- The Senate has voted for an amendment to President Biden's infrastructure bill.
- The crypto industry is not happy but hopes for a last ditch change to the bill before Tuesday morning.
Editor's note: This article, including its headline, was updated after publication to clarify where the crypto tax provision in the Senate's infrastructure bill currently stands.
The United States Senate has voted in favor of moving the current iteration of the $1.2 trillion infrastructure bill to a final vote on Tuesday morning. Crucially, the bill still includes language that cryptocurrency advocates believe would be hugely damaging to their industry in the United States.
There are currently two key amendments on the table, but neither has been included. As it stands, the Senate's infrastructure bill would impose new tax-reporting requirements on non-custodial actors, such as miners, validators, and software developers.
The Warner-Sinema-Portman amendment has been widely criticized by the crypto community for being too narrow in its scope. While the updated amendment would now exempt all miners and validators, it would leave out software developers from the tax-reporting exemption.
Senator Cynthia Lummis (R-WY), one of the co-authors of the rival Wyden-Toomey-Lummis amendment, which crypto industry insiders believe is broad enough to exempt all non-custodial actors, is the preferred alternative among crypto enthusiasts.
Following Sunday's vote to move ahead without any changes to the bill, Lummis tweeted her disappointment. “I understand my colleagues' positions. But real people are going to be hurt if we do not change the language in this bill,” she said.
What happens next?
The Senate allows for 30 hours of debate following a vote. This means that the Warner-Sinema-Portman amendment can be debated up until Tuesday morning, after which it would be signed into law.
The Senate can still vote to change the infrastructure bill. Lummis and company remain committed to reaching an amendment that they believe will benefit the crypto industry.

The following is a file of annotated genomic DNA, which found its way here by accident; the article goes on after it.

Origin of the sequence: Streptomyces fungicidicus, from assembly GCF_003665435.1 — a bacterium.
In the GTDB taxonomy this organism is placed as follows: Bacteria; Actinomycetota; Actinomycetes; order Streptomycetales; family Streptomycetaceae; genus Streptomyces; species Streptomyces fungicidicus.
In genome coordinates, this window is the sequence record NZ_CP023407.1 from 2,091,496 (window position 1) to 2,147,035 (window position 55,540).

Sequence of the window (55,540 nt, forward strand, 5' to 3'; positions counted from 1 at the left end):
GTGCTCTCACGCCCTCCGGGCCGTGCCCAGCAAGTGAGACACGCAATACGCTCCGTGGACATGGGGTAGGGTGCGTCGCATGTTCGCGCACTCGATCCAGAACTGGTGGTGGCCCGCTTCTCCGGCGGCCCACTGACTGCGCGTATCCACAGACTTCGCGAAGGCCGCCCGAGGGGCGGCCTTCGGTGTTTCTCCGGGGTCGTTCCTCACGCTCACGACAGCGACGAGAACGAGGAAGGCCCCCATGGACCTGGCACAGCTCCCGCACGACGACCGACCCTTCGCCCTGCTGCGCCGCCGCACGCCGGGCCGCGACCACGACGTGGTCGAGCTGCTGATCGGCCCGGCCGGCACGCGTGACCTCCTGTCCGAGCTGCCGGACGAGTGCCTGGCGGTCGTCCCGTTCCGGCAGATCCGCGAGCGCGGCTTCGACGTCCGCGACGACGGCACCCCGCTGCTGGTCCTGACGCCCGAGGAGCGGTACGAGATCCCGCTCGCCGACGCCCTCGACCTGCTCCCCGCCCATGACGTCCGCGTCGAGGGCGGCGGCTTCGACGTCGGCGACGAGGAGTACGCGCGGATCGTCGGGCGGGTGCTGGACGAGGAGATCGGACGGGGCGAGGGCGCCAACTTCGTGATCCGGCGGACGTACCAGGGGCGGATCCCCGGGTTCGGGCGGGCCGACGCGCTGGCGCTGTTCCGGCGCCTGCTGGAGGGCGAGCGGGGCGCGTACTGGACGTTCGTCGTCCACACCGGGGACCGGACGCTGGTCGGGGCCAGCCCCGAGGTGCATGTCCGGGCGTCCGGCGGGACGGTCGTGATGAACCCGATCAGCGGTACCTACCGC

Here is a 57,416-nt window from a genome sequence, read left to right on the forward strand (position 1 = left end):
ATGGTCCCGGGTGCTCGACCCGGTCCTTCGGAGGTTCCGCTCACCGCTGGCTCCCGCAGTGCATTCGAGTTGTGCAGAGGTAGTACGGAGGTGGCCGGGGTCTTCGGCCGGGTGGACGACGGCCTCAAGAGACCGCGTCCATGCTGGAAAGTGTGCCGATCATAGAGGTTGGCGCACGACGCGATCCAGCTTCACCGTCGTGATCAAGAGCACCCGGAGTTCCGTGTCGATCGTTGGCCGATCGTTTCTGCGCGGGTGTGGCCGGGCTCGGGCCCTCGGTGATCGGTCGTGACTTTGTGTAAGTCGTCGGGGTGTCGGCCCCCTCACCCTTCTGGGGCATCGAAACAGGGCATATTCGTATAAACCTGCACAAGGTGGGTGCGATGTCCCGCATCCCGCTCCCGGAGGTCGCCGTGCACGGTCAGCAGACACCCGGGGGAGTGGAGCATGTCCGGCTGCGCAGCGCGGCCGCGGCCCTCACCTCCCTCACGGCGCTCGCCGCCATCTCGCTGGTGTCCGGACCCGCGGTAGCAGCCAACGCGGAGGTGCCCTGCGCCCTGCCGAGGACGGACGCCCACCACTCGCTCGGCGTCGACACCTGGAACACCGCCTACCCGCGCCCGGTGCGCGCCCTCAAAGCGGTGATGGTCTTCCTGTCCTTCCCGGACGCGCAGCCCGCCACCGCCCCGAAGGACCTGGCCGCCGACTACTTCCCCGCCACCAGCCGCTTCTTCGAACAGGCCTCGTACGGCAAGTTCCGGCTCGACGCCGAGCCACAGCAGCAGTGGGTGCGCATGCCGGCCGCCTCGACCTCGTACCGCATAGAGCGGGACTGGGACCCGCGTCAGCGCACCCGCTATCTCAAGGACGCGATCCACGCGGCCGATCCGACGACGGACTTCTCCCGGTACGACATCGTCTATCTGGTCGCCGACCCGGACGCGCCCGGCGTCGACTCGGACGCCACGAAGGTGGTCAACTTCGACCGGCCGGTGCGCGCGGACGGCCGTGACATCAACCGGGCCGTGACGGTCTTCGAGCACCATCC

The Warner-Sinema-Portman amendment and crypto
The crypto community is broadly against the Sinema-Portman amendment because of the tax reporting requirements it imposes on non-custodial actors, who would struggle to comply.
If the Senate doesn’t change its stance on this amendment by Tuesday, certain non-custodial entities within the crypto industry—such as software developers—will have to work out how to report tax information that they do not currently record.
Jake Chervinksy, general counsel for Compound Labs and one of the loudest crypto voices on this issue, tweeted his disappointment following the vote. “The Senate has voted 68-29 to end debate. We wanted a vote on the Wyden amendment first, or on a Wyden-Warner compromise, but no luck,” he said.
Ted Cruz (R-TX) is one of the highest-profile Senators who has defended the crypto industry amid debate about the bill itself. On Saturday, he said the Senate was “on the verge of passing legislation that would be terrible for cryptocurrency.”
Those in favor of the Warner-Sinema-Portman amendment see no extraordinary burden placed on the nascent crypto industry. Senator Elizabeth Warren (D-MA) said the bill is “not a direct tax on crypto, it’s simply a reporting requirement that’s in place everywhere else. That seems like the right approach.”